My research seeks to understand how the AFL-CIO’s power in Congress diminished during the Nixon administration. I explore this question by examining the differences between the union’s successful lobbying campaign against the Supreme Court nominations of Clement Haynsworth and G. Harrold Carswell Court in 1969 and 1970 and the organization’s failure to block the nomination of William Rehnquist in 1971. I contend that the Rehnquist proceedings reflect larger social changes that split the AFL-CIO from its allies and discredited the organization’s testimony against Rehnquist. While the AFL-CIO criticized the conservative stances of Haynsworth, Carswell, and Rehnquist on civil rights, its opposition to the Philadelphia Plan and its failure to address affiliates’ discriminatory practices undermined the AFL-CIO’s relationship with the NAACP. Further, the apparent contradiction between the organization’s avowed stances and its own pervasive discrimination opened the organization’s testimony to criticisms, which the union could not deflect without NAACP support. In addition, the law and order issue, largely absent in the Haynsworth and Carswell hearings, predominated the Rehnquist proceedings. The AFL-CIO condemned Rehnquist’s conservative stances on such civil liberties issues as wiretapping and the right to protest. However, the union’s arguments seemed to contradict the average worker’s growing concerns about crime, particularly as Nixon deliberately tied the issue with the rise of the New Left to divide the working class from the Democrats. Meanwhile, as radical antiwar elements gained influence in the Democratic Party, the AFL-CIO chose to abandon the party rather than promote compromise reforms. AFL-CIO leaders thus became more closely tied to the Nixon administration and offered their full-fledged support for the president’s decision to invade Cambodia. During the Rehnquist proceedings, then, former allies such as Americans for Democratic Action lost credibility by adopting unpopular stances regarding civil liberties issues, while the AFL-CIO’s condemnation of Rehnquist’s law and order views and his support for expanded executive power were, like its civil rights testimony, dismissed as illegitimate.
“The Golden Apple: Pietro Andrea Mattioli’s Influence on the Usage of the Tomato in Renaissance Italy,” tells the story of the Sienese herbalist and physician, Pietro Andrea Mattioli. In 1544, Mattoli published his seminal work, I discorsi. This groundbreaking herbal included the first description of the tomato in European literature. Its subsequent editions (the 1554 updated edition in particular) included the first European name for the tomato, pomi d’oro, and a detailed illustration of the plant, which reflected its increased cultivated in the Italian peninsula in the decade between the initial publication and the updated edition. Mistakenly believed to be a relation of the controversial mandrake, the tomato was generally condemned or ignored by Europeans. An extended research project for the Mannion Society, this research demonstrates the mutability of culture and the invaluableness of Mattioli’s writing; it was this audacious herbalist who, against convention, encouraged the usage of the tomato as a culinary ingredient. As a result of Mattioli’s influence, European herbalists, botanists, and physicians from John Gerard to Rembert Dodoens echoed Mattioli’s observations that would dominate herbal literature in almost every major European language for centuries. As a result, the tomato’s association with Italians overshadowed the tomato’s true colonial origins, cementing the tomato’s exalted position in the Mediterranean diet and Italian cuisine.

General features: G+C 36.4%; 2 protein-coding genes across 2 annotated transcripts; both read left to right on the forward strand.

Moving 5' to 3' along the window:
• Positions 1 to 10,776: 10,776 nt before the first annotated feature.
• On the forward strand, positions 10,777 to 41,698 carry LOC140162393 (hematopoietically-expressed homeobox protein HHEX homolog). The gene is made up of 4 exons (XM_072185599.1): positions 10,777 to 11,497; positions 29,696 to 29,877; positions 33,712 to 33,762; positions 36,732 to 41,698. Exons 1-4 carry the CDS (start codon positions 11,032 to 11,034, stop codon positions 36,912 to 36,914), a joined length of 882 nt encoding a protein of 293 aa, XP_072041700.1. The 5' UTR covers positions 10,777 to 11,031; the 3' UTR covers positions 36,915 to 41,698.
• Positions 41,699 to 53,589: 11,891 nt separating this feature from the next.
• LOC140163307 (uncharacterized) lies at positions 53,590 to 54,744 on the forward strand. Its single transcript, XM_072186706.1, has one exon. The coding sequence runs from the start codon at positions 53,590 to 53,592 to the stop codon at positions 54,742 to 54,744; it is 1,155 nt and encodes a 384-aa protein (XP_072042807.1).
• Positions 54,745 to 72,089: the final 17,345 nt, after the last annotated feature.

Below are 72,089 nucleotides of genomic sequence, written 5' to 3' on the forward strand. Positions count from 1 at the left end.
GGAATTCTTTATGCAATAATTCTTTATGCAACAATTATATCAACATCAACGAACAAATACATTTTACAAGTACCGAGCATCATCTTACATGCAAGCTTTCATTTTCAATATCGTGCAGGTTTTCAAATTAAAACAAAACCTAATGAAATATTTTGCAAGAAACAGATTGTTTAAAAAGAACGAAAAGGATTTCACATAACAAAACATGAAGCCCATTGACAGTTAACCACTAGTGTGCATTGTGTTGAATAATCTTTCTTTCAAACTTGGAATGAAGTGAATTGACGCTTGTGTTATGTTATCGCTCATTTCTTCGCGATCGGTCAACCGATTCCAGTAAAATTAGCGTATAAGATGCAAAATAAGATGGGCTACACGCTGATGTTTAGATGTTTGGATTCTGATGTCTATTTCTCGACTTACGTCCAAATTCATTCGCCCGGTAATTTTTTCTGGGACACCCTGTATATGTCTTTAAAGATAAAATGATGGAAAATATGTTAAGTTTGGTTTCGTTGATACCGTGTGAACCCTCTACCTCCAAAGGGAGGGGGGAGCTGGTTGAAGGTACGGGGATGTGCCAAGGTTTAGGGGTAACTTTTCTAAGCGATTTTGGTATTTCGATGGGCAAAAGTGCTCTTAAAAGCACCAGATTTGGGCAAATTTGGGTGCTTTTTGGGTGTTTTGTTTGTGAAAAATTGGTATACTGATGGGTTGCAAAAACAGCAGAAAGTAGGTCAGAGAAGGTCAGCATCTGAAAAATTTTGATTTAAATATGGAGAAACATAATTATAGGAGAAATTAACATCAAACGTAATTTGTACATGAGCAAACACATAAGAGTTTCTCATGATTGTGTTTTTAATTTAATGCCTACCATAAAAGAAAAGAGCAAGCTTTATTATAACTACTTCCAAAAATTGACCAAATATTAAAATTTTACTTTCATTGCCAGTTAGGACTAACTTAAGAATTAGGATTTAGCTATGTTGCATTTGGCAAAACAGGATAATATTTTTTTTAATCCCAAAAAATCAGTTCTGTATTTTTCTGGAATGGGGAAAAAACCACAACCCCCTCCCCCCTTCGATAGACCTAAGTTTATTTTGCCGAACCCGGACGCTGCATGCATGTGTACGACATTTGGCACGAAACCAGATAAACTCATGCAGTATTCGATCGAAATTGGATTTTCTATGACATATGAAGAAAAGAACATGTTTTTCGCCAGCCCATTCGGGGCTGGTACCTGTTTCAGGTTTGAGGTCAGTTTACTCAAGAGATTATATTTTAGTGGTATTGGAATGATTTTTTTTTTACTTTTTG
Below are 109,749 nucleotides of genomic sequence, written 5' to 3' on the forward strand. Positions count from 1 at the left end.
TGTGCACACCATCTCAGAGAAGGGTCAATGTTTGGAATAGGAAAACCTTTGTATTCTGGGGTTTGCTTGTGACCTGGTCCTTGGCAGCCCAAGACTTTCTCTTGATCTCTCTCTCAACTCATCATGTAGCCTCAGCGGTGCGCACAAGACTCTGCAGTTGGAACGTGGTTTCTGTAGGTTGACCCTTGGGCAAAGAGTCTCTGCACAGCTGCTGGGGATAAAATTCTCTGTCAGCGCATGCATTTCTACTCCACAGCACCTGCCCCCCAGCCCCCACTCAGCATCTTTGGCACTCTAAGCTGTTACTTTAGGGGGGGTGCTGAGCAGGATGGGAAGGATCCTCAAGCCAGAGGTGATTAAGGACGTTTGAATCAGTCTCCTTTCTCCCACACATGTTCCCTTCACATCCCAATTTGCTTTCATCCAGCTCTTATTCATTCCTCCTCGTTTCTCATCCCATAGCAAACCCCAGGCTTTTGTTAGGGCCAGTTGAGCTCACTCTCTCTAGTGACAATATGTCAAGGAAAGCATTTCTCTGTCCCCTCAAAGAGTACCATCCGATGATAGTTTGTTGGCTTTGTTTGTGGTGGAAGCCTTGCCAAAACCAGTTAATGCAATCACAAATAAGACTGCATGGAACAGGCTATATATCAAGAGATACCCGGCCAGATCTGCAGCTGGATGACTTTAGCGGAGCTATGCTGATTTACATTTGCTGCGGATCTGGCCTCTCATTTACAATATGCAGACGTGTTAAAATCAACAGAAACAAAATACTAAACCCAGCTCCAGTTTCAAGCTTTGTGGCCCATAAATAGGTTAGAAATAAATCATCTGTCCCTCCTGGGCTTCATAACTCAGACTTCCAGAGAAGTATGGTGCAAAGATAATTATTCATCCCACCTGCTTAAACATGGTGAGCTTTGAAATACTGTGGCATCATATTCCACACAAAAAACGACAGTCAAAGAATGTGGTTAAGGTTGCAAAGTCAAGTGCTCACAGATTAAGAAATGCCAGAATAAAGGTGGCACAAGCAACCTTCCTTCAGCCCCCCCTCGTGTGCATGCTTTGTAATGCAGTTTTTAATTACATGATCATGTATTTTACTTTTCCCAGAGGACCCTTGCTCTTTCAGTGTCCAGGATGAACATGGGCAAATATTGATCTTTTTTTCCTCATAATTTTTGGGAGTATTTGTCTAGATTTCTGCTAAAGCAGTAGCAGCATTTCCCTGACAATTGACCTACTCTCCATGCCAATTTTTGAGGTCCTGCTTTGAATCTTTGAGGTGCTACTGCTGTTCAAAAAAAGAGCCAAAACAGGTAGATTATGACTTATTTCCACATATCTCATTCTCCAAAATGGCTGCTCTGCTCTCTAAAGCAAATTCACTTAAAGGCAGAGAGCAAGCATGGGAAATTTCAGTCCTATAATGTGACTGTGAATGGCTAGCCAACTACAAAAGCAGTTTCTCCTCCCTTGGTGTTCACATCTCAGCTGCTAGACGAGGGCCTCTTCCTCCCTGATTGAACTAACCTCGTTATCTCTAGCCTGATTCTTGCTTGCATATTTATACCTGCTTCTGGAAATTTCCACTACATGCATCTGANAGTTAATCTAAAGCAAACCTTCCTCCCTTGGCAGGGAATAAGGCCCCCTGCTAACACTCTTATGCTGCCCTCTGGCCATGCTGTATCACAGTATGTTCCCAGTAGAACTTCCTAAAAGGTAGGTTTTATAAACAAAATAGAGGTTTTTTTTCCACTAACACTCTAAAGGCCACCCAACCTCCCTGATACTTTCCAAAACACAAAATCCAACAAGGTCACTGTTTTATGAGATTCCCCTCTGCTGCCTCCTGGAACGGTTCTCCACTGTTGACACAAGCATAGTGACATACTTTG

Congratulations to our Seniors on their original and fascinating projects!
The participants in the Jesuit Pedagogy Seminar will be giving 10-12 minute talks this Thursday, May 5th, in the Walsh Library Special Collections Room from 10:00 am until 2:15pm. Lunch will be served at 11:00am. At 11:15, Alisa Beer, Senior Teaching Fellow in the History Department, will be giving a talk about teaching history with physical object. Alisa is already well-respected among students and colleagues for the way she weaves material culture into her classes. Earlier this year we managed to get some video of Alisa in action, talking with students about medieval manuscripts in the Fordham University Library collection:
YouTube / Dr. Nicholas Paul – via Iframely
So if you are interested in learning about how to teach history tangibly, please come along on Thursday May 5 at 11:10 for Alisa Beer’s presentation at 11:15.*
Alisa says about her talk:
As a medievalist and a rare book librarian, I believe strongly that a physical experience of the past can create a visceral connection to the study of history that is not available through the use of a textbook alone. Allowing students to interact directly with primary source objects deepens their understanding of the tangibility of the past and engages them in a way that interaction with a textbook cannot rival. As a participant in the Jesuit Pedagogy Seminar this past semester, I was able to incorporate the Ignatian ideals we learned about into my teaching by developing a hands-on exercise on textile production in which students learned about making cloth in the middle ages by actually using spindles and a small loom.
*Alisa adds that it is perfectly OK if you want to show up only for one presentation and you need not stay for the entire day.